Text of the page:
(CNN Student News) -- Use these activities to encourage your students to learn about and appreciate the significant roles that women have played in shaping the world.
1. Profiles in Women's History
Have each student select a famous woman from history. (Students may narrow their choices by selecting fields such as entertainment, sports, politics, education, business or the military.) Next, refer students to the Related Resources box and other online and print materials to conduct research to learn about the lives and times of these women. (Get students started here.) Instruct students to note these women's accomplishments and any obstacles that they might have had to overcome to achieve their goals. Then, have students create a classroom or an online exhibit that pays tribute to these important women. Challenge students to share their findings in a school-wide or community-wide celebration.
2. Women's Suffrage
Remind students that the 15th Amendment, which was ratified in 1870, made it illegal to deny someone the right to vote on account of race, color or previous condition of servitude. And while some people pushed for women's suffrage to be included in the 15th Amendment, women did not achieve the right to vote until the passage of the 19th Amendment in 1920. Have students work in groups to research the major events in the long struggle for women's suffrage in the United States. Encourage students to post their findings in an illustrated Timeline of Women's Suffrage. Then, use the following questions to help guide a class discussion:
• Why do you think that women's suffrage was not included in the 15th Amendment?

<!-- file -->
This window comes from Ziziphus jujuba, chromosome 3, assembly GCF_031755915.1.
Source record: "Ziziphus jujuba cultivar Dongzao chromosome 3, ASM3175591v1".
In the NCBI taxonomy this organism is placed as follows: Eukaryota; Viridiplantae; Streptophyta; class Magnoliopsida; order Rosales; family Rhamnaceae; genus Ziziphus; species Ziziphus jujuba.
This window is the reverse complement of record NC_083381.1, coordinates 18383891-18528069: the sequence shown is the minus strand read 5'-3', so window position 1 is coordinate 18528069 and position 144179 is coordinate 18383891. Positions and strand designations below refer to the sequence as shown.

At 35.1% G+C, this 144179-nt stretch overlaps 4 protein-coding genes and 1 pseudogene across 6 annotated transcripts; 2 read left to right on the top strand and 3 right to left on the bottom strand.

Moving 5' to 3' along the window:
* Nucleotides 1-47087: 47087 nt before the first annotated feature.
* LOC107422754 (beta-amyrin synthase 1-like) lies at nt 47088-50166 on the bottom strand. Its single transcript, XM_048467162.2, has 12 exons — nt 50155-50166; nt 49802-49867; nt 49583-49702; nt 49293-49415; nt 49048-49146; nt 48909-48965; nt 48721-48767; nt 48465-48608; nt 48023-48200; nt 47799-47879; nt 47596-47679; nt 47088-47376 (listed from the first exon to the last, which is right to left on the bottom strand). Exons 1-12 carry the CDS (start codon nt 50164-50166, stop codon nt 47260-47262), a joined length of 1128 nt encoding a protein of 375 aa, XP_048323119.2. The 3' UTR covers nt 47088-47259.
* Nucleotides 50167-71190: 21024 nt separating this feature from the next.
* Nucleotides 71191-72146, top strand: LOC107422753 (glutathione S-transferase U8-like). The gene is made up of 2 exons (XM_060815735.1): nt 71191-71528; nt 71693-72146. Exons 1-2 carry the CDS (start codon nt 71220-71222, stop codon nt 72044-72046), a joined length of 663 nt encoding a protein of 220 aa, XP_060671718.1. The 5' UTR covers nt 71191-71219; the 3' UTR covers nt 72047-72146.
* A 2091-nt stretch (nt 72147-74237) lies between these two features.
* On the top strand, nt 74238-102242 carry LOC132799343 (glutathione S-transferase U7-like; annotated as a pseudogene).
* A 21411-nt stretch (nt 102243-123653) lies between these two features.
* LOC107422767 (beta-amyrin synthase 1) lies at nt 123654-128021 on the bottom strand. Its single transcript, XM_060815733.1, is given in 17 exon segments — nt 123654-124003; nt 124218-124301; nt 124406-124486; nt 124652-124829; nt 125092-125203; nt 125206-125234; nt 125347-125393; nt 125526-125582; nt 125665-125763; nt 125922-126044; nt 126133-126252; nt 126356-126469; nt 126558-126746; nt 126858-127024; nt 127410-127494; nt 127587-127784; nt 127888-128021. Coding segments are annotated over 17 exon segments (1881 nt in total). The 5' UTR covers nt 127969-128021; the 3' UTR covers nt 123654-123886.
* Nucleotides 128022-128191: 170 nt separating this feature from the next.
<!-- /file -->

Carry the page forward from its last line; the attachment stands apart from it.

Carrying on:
• Why do you think that it took so long for American women to gain the right to vote?
• How do you think that women's suffrage affected women and society in the decades following the passage of the 19th Amendment?
• What issues have concerned women throughout the 20th century? Were women unified on those issues? Explain.
• What social and political issues do you think concern American women today? How do you think that female votes may impact these issues?
3. Female-Only Institutions
Ask students: What female-only institutions exist in our society? What are some reasons why these institutions might exclude men?
Using online and print sources, have students research female-only institutions, including single-sex schools, team sports, and sororities.
Then, use the research and the following questions to help guide a class discussion about female-only institutions.
• Why were these institutions formed?
• What role do these institutions play in our society?
• How might these institutions be beneficial to their members and to society?
• In your opinion, do these institutions pose any drawbacks for members of either gender? Explain your answer.
4. Gender Roles
Begin the activity by asking students:
• What do you think is meant by the term "gender roles"?
• How do typical gender roles between American males and females differ?
• How do you think that people acquire these roles?